A Haunting in Venice – The Best Branagh Adaptation Yet

A Haunting in Venice Review

It seems that the third time is the charm when it comes to the new adaptations of the Branagh movies. Not overloaded, drawn out or trying to be anything it’s not A Haunting in Venice hits screens this weekend with a good mystery that will have armchair detectives brushing off their notepads.

A Haunting in Venice is based on Agatha Christie’s novel “Hallowe’en Party”, and brings Hercule Poirot back to the case to help debunk a medium who is promising a grieving mother one last conversation with her recently departed daughter. Reluctant at first, Poirot agrees to attend but when other guests start to mysteriously die around him, he’s back on the case to figure out what is going on.

With a title like A Haunting in Venice, you would expect the movie to fall right in line with the majority of the other releases this time of year – scary and full of ghosts and gore. However, the movie is one that will actually surprise you. Yes, there are a few jump scare moments, and the talk of ghosts, and even a couple of possible apparitions seen on the screen – but it isn’t one that will have you shaking from fear. Instead, the movie is set in a supposedly haunted piazza, and the dark past sets the tone for the movie and the story. Are the hauntings real, or just the result of suggestions made to the people left in the house after midnight?

Much like Haunted Mansion, the movie talks a lot about ghosts and includes a seance scene. However, even when the dark past of the house is revealed, it doesn’t show the gore that would be associated with it. The movie leans heavily into the mystery with just a lightly Halloween-type creep feel to it over all.

A Haunting in Venice is creepy, and just a little scary. But unlike the last two Branagh adaptations of Christie’s work – it doesn’t feel stuffy. It isn’t overloaded with a giant who’s who’s cast that distracts from the actual story. While still star-studded, the movie feels slightly reigned in and the focus is more on the story and mystery aspect. And while the story twists and turns, and a sleuthly viewer may figure out “whodunnit” before the end of the movie – it’s a movie worth a watch and rewatch again. Details seem to be buried within the story and details no doubt get lost on the first watch.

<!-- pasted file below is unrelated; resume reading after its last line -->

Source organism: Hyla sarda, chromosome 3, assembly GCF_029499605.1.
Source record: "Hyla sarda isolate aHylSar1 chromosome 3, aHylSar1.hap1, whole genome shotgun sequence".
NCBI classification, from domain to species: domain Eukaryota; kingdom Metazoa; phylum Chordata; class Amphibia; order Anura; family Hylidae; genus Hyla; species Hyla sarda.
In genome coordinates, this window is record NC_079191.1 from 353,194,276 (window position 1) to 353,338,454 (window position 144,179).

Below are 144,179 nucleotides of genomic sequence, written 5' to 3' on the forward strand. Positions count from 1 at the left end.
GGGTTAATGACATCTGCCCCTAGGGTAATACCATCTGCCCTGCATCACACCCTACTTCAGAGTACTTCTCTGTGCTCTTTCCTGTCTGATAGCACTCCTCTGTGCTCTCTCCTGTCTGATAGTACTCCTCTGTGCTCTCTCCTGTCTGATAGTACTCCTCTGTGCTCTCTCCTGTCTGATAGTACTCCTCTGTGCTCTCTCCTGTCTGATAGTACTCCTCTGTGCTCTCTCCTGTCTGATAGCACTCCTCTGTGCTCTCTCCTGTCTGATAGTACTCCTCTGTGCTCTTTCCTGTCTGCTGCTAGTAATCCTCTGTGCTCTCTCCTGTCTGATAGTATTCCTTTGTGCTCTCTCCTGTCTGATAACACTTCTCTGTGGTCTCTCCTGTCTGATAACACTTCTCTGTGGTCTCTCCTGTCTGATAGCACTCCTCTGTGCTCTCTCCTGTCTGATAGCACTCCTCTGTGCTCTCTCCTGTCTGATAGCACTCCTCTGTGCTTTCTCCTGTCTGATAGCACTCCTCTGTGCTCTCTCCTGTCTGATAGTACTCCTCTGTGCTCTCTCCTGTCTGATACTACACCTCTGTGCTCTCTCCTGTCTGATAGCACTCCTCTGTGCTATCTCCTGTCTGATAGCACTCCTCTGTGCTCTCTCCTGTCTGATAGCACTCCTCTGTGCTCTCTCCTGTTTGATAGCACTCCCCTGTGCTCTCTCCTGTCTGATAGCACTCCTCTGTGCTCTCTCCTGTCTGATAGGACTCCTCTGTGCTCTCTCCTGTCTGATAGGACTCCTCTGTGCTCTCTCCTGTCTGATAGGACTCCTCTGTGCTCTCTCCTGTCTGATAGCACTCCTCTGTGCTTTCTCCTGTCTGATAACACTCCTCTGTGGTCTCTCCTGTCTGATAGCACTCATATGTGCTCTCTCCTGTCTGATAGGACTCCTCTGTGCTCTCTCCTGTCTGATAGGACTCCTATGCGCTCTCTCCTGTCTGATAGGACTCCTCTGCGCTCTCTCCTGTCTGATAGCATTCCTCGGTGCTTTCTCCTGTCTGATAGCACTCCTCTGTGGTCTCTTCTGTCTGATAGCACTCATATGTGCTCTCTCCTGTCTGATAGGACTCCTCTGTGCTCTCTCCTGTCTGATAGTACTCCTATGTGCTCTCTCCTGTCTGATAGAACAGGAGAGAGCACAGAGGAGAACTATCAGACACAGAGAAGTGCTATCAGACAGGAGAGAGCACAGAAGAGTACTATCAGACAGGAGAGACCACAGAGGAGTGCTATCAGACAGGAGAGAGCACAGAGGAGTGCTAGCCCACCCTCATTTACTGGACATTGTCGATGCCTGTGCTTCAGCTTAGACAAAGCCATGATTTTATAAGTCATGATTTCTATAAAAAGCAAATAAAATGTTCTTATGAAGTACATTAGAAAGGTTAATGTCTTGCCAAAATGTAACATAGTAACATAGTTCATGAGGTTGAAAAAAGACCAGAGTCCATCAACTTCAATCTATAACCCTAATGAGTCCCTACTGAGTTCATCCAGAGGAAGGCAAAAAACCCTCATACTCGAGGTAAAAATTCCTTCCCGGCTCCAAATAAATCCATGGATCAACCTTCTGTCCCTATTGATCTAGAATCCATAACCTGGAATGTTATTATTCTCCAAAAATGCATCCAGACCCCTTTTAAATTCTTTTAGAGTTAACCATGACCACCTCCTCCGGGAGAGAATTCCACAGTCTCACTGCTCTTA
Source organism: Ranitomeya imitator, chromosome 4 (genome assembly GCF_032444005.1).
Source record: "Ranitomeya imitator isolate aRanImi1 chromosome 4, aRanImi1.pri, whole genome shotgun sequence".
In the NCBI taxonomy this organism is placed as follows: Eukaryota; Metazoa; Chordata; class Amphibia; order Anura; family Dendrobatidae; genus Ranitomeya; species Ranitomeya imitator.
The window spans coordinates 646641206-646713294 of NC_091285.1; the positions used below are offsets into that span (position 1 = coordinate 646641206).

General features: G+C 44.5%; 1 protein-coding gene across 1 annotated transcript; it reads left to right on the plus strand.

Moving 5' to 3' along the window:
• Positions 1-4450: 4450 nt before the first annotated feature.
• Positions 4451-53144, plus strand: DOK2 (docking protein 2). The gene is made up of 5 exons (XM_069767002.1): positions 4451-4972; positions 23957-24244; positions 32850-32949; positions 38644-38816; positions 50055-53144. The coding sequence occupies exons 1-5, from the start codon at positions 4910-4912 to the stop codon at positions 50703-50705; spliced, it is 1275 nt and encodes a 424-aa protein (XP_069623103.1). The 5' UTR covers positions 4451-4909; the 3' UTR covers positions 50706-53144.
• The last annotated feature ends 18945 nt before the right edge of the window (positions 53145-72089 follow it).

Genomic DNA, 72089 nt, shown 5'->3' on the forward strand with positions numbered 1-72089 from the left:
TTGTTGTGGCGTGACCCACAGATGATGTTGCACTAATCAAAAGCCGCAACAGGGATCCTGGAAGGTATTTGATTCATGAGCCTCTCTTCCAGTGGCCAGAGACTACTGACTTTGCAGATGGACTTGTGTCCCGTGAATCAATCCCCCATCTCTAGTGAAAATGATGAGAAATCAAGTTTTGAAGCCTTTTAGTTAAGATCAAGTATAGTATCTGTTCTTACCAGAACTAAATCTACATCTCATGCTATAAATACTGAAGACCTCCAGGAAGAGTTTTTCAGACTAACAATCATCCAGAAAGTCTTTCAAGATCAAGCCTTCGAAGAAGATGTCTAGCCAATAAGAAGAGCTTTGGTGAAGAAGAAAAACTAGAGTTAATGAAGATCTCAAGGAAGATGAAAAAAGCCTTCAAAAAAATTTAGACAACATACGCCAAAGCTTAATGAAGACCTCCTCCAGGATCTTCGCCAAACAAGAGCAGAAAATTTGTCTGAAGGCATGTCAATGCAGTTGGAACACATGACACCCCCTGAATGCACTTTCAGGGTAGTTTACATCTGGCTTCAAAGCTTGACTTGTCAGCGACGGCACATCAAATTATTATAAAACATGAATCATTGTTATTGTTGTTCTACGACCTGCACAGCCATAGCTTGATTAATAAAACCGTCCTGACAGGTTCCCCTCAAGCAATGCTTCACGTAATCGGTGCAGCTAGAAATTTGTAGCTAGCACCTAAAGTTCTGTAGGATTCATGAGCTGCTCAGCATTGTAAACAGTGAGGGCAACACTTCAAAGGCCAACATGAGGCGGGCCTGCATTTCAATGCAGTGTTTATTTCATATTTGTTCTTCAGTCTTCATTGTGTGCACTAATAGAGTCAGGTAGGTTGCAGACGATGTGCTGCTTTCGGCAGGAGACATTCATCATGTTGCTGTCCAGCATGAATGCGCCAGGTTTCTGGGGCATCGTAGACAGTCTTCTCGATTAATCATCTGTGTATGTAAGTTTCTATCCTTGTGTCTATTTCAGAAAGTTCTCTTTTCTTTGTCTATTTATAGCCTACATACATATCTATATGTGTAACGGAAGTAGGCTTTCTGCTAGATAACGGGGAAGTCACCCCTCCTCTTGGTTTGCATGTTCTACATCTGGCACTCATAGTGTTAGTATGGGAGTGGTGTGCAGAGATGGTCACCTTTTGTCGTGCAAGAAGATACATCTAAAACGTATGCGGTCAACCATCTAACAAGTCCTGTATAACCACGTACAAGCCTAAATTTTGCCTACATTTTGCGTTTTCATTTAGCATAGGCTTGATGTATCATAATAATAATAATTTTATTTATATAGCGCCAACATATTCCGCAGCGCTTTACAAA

Just the right level of haunting and scary, A Haunting in Venice is the perfect closed-room mystery to enjoy if you’re not up to scary movies over the next couple of months. A Haunting in Venice is in theaters everywhere this weekend.

Overall Rating:

Four and a half Star Review

About A Haunting in Venice:

A Haunting in Venice

“A Haunting in Venice,” an unsettling supernatural thriller based upon the novel “Hallowe’en Party” by Agatha Christie and directed by and starring Oscar® winner Kenneth Branagh as famed detective Hercule Poirot, will open in theaters nationwide September 15, 2023. With a screenplay by Oscar® nominee Michael Green, “A Haunting in Venice” is produced by Kenneth Branagh, Judy Hofflund, Ridley Scott, and Simon Kinberg, with Louise Killin, James Prichard, and Mark Gordon serving as executive producers. The film features a brilliant acting ensemble portraying a cast of unforgettable characters, including Kyle Allen, Camille Cottin, Jamie Dornan, Tina Fey, Jude Hill, Ali Khan, Emma Laird, Kelly Reilly, Riccardo Scamarcio, Michelle Yeoh. Set in eerie, post World War II Venice on All Hallows’ Eve, “A Haunting in Venice” is a terrifying mystery featuring the return of the celebrated sleuth, Hercule Poirot. Now retired and living in self-imposed exile in the world’s most glamorous city, Poirot reluctantly attends a séance at a decaying, haunted palazzo. When one of the guests is murdered, the detective is thrust into a sinister world of shadows and secrets. “A Haunting in Venice” opens in theaters nationwide September 15, 2023.


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